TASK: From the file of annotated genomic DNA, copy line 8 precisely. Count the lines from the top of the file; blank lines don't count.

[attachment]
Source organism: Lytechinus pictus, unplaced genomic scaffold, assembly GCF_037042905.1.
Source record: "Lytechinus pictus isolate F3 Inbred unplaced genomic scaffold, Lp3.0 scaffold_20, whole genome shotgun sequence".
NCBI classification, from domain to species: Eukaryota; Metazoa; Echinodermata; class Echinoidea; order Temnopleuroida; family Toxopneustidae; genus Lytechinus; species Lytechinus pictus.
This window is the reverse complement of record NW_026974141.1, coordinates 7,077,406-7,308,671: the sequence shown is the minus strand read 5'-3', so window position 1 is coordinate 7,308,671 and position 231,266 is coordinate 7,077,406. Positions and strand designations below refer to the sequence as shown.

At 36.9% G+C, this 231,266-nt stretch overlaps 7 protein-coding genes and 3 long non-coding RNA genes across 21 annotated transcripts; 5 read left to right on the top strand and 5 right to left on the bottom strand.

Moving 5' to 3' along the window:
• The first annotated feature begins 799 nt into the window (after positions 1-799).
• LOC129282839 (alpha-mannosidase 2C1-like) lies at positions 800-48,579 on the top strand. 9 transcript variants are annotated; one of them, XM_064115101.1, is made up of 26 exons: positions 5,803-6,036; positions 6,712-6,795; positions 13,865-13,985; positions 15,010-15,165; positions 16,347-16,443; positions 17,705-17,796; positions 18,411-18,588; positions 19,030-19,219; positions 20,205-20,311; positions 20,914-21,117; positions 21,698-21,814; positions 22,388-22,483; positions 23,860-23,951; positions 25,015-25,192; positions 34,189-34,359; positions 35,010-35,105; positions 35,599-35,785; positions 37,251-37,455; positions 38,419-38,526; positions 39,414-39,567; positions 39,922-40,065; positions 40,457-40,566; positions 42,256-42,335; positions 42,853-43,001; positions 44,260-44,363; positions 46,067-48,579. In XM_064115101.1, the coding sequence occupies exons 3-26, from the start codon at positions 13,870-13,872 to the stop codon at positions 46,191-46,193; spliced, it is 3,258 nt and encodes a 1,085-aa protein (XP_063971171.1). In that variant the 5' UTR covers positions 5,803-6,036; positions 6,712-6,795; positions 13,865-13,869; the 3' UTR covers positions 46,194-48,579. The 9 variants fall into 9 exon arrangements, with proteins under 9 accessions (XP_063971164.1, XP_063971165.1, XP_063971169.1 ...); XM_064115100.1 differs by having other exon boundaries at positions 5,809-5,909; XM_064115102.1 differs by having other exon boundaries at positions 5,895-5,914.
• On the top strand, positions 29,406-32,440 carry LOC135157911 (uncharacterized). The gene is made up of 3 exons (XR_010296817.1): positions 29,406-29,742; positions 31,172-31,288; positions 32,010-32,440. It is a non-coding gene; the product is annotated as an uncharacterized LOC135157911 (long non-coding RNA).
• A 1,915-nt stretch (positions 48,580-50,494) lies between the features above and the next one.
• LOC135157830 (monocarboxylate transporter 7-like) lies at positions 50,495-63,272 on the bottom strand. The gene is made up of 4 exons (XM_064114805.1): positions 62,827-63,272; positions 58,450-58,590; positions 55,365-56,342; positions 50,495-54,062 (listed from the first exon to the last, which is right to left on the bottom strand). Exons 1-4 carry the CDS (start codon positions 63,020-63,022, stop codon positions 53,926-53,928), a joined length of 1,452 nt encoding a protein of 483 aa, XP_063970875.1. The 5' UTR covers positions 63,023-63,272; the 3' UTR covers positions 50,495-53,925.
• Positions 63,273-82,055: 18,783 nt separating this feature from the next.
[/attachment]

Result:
• LOC129282839 (alpha-mannosidase 2C1-like) lies at positions 800-48,579 on the top strand. 9 transcript variants are annotated; one of them, XM_064115101.1, is made up of 26 exons: positions 5,803-6,036; positions 6,712-6,795; positions 13,865-13,985; positions 15,010-15,165; positions 16,347-16,443; positions 17,705-17,796; positions 18,411-18,588; positions 19,030-19,219; positions 20,205-20,311; positions 20,914-21,117; positions 21,698-21,814; positions 22,388-22,483; positions 23,860-23,951; positions 25,015-25,192; positions 34,189-34,359; positions 35,010-35,105; positions 35,599-35,785; positions 37,251-37,455; positions 38,419-38,526; positions 39,414-39,567; positions 39,922-40,065; positions 40,457-40,566; positions 42,256-42,335; positions 42,853-43,001; positions 44,260-44,363; positions 46,067-48,579. In XM_064115101.1, the coding sequence occupies exons 3-26, from the start codon at positions 13,870-13,872 to the stop codon at positions 46,191-46,193; spliced, it is 3,258 nt and encodes a 1,085-aa protein (XP_063971171.1). In that variant the 5' UTR covers positions 5,803-6,036; positions 6,712-6,795; positions 13,865-13,869; the 3' UTR covers positions 46,194-48,579. The 9 variants fall into 9 exon arrangements, with proteins under 9 accessions (XP_063971164.1, XP_063971165.1, XP_063971169.1 ...); XM_064115100.1 differs by having other exon boundaries at positions 5,809-5,909; XM_064115102.1 differs by having other exon boundaries at positions 5,895-5,914.